So what if those memes, those cultural replicators, were nowhere to be found? What if memeticists failed to make a convincing case for memetics? What would happen then?
What I want to argue is that if it were the case we would have a bigger problem than we would like to think. It wouldn't be just a case of “oh well, memetics doesn't work, forget about it then”, no, if memetics were to fail then this simple fact could falsify the whole theory of evolution. In a ricochet effect, the problem would bounce back to the theory of evolution and force us to question Darwin’s own ideas. Why is that?
Let’s take an analogy to understand better what is at stake here.
If one considers triangles, one may notice that the sum of all 3 angles of a triangle adds up to 180°. From this observation one would naturally extrapolate that probably this fact is true for all triangles. As a matter of fact it is true and this can be considered as a fundamental law for triangles. Now what would happen if someone, one day, were to find a particular triangle that does not obey the 180° rule?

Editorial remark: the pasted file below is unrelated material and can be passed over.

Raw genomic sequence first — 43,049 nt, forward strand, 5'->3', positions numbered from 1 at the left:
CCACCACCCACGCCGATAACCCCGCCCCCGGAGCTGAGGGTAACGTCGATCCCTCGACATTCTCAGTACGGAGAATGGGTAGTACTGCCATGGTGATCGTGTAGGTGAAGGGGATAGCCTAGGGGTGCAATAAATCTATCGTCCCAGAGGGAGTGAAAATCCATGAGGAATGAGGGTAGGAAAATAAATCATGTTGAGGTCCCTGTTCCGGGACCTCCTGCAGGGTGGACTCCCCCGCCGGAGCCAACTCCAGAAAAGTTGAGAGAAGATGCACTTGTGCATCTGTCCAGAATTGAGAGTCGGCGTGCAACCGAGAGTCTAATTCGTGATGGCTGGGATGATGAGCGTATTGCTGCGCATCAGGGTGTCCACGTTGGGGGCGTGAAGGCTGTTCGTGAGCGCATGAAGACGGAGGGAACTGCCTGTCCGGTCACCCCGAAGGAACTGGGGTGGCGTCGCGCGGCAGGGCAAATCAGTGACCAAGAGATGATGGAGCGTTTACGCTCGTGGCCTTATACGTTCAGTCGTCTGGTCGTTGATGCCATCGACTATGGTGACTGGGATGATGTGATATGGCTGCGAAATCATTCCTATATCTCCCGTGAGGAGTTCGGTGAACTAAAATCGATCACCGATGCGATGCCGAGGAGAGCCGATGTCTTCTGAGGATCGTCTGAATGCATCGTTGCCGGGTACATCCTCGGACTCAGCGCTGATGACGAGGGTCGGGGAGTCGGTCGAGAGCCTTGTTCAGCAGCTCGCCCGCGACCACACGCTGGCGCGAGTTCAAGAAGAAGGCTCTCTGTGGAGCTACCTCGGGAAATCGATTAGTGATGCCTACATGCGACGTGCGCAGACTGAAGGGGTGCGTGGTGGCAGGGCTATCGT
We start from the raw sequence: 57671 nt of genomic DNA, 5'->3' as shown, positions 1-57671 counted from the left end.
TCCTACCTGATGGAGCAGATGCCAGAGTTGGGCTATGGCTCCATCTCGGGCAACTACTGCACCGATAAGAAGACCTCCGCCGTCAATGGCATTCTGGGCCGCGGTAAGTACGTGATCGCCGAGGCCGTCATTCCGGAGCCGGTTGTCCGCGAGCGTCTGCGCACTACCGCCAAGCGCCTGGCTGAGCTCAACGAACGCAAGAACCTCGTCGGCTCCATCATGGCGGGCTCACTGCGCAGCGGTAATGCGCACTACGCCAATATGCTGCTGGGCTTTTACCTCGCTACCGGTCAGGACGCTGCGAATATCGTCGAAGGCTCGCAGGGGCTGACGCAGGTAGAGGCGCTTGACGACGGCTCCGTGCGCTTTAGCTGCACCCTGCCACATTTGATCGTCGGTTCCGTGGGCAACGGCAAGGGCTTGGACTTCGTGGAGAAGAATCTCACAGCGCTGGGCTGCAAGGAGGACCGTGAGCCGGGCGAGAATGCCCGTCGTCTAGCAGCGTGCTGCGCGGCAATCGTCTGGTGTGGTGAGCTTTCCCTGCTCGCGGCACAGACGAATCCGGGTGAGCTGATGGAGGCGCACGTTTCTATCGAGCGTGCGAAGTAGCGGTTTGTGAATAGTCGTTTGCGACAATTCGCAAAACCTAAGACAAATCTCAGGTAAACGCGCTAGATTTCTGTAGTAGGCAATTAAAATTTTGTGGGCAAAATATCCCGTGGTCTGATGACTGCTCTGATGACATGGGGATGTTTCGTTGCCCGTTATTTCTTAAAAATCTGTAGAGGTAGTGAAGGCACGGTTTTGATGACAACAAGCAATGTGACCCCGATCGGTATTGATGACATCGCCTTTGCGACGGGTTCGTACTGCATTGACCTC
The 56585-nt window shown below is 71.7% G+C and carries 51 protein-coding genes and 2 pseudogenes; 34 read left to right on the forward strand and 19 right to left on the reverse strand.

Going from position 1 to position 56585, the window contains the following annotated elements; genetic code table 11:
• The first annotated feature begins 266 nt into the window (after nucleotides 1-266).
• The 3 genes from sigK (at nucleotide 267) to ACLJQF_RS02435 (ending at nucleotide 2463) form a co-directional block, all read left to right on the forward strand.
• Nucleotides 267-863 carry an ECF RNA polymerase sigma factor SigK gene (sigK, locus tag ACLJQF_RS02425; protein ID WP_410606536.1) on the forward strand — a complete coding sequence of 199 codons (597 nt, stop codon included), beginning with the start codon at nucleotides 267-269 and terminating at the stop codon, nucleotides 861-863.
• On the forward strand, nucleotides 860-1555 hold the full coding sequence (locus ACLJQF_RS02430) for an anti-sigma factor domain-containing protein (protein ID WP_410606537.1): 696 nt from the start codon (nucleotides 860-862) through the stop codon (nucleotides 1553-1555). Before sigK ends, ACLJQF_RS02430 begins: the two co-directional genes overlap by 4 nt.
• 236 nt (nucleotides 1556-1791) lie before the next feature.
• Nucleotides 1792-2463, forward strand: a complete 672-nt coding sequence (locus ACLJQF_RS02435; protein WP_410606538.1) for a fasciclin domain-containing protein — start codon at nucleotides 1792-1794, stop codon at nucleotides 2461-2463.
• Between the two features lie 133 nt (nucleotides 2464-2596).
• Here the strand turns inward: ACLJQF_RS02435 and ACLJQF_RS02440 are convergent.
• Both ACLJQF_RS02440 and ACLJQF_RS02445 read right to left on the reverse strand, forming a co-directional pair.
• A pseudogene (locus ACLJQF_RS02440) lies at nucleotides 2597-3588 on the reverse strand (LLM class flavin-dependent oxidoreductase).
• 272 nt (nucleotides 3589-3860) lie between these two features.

One cannot just say, “Ah well, the rule applies to all triangle but not that one!”. That would be unsatisfactory because one would still need to account for the existence of that strange triangle, and it wouldn’t help us finding out whether there are other triangles that also violate the rule.
In fact, if this were the case, mathematicians would have no other choice but to reconsider the 180° rule itself. They would think that maybe the 180° rule is not complete and that, surely, it should be reviewed. In other words the 180° rule would be falsified, proven to be false.
That is exactly what is at stake here between memetics and the theory of evolution. If memetics cannot be proven to be true, then this questions the validity of the theory of evolution. It potentially falsifies darwinian evolution.